My agenda in doing so was not at all complicated. By going there, we were not expressing an agenda against a specific group of people. Had we stayed home, we would not have been expressing any sort of opinion regarding gay marriage.
My reasoning in going was two-fold.
First, Chick-Fil-A seems to treats its employees with care. You won’t find them open on Sunday, for that very reason. Chick-Fil-A treats people the way I always strive to treat people. I respect that.
More importantly, I believe strongly in our First Amendment. While our First Amendment does not protect people from the ramifications of free speech, it does not hold us back from making opinions known – regardless of the ramifications. Of course, freedom of speech does have its limits and is more complicated than I portray it here.
Had my daughter and I stayed home today, it would not have made a statement about our stance on free speech.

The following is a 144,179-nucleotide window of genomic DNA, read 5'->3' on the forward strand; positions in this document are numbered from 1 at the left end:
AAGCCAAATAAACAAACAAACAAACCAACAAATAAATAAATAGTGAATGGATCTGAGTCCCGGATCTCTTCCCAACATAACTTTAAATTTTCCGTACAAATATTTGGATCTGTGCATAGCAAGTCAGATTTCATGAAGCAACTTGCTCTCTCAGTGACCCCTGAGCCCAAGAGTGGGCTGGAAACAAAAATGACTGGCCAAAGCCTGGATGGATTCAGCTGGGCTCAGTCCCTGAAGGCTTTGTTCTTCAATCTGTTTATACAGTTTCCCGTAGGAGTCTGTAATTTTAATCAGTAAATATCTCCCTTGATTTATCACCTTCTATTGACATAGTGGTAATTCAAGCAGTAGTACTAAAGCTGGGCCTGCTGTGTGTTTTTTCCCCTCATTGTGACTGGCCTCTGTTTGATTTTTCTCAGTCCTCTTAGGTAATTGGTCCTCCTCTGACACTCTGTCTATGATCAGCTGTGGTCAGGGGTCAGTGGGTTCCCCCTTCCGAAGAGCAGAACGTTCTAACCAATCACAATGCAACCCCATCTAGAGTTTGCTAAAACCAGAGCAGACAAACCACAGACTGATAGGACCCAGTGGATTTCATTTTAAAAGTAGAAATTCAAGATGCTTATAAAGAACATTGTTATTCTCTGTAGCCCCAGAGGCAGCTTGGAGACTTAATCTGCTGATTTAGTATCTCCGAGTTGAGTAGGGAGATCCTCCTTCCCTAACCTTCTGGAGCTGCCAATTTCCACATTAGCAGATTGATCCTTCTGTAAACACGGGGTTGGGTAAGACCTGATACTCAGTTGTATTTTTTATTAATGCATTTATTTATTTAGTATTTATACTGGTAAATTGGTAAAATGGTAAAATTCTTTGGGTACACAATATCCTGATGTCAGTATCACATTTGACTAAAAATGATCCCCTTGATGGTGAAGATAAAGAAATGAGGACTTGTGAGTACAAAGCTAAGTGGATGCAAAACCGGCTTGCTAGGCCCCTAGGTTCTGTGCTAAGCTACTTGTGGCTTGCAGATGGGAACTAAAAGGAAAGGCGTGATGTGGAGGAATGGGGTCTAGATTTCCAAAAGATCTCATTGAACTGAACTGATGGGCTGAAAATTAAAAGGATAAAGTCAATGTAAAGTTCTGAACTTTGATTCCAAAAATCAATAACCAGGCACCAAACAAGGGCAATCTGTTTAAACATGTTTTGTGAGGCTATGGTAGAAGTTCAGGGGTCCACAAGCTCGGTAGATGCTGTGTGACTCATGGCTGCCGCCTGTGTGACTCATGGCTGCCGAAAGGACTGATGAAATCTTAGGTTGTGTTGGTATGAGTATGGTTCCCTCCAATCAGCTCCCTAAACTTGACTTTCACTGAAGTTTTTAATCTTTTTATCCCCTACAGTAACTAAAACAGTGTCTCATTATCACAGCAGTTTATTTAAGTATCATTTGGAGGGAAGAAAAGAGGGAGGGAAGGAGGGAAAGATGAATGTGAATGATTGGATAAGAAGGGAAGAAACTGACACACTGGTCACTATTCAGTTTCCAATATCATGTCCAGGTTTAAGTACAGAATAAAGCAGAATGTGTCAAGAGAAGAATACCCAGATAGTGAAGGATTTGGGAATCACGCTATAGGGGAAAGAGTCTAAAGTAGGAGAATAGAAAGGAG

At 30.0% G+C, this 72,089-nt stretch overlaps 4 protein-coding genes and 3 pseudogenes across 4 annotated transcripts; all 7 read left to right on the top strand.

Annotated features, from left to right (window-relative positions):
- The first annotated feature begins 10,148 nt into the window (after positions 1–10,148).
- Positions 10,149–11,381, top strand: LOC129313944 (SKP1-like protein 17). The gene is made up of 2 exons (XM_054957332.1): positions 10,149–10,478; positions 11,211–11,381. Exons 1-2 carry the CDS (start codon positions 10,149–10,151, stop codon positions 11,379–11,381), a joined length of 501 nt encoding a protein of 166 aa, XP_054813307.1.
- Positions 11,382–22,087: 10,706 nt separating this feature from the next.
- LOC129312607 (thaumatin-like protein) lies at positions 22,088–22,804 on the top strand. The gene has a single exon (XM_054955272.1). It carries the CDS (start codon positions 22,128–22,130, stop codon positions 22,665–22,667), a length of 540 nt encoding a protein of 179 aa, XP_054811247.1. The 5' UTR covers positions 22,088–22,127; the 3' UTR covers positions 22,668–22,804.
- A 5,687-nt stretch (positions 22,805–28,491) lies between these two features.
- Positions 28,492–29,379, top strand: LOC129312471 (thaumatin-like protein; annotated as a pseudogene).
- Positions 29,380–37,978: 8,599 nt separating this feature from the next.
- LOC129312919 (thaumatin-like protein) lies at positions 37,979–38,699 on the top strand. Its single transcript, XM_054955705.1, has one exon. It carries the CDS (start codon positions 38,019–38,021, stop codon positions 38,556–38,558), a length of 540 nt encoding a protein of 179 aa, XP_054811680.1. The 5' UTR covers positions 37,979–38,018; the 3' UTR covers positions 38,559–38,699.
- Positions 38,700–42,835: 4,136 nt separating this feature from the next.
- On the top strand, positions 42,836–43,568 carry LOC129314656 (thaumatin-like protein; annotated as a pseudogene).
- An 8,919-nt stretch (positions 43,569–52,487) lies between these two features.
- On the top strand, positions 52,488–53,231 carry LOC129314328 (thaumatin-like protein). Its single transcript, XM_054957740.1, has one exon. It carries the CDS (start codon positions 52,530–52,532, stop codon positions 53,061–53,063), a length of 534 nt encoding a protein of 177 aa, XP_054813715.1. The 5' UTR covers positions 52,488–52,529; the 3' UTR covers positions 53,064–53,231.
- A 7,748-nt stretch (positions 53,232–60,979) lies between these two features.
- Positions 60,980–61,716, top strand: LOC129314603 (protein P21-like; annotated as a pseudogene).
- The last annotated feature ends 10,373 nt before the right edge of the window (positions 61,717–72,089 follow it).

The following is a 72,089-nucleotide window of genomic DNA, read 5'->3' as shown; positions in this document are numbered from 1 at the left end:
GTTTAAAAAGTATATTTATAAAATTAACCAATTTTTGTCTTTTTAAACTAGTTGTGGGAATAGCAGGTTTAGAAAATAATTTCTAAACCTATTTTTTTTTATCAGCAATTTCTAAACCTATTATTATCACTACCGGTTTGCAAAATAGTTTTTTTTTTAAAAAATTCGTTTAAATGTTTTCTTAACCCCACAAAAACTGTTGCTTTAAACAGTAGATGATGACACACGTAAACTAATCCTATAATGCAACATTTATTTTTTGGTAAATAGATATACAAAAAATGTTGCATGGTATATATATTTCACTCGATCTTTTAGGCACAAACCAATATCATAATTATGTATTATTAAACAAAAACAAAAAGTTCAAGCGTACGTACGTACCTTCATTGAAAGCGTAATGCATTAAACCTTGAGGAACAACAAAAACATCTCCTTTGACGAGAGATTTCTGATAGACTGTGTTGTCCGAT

So while my daughter and I walked for what seemed to be a mile, and stood in a long line for our food, we did not talk very much about gay marriage.
What we did talk about was the First Amendment – a discussion topic one would not expect to hear about, as it relates to a discussion between a father and a teenage daughter.
And while we talked about free speech, I couldn’t help but think that our freedoms are very similar to Chick-Fil-A fries in one respect – I have a strong appetite for both freedom and fries.
So if you saw us at Chick-Fil-A this afternoon, our presence there was not in the spirit of condemnation.
We were there in the spirit of freedom.
Isn’t that something we can all share in common?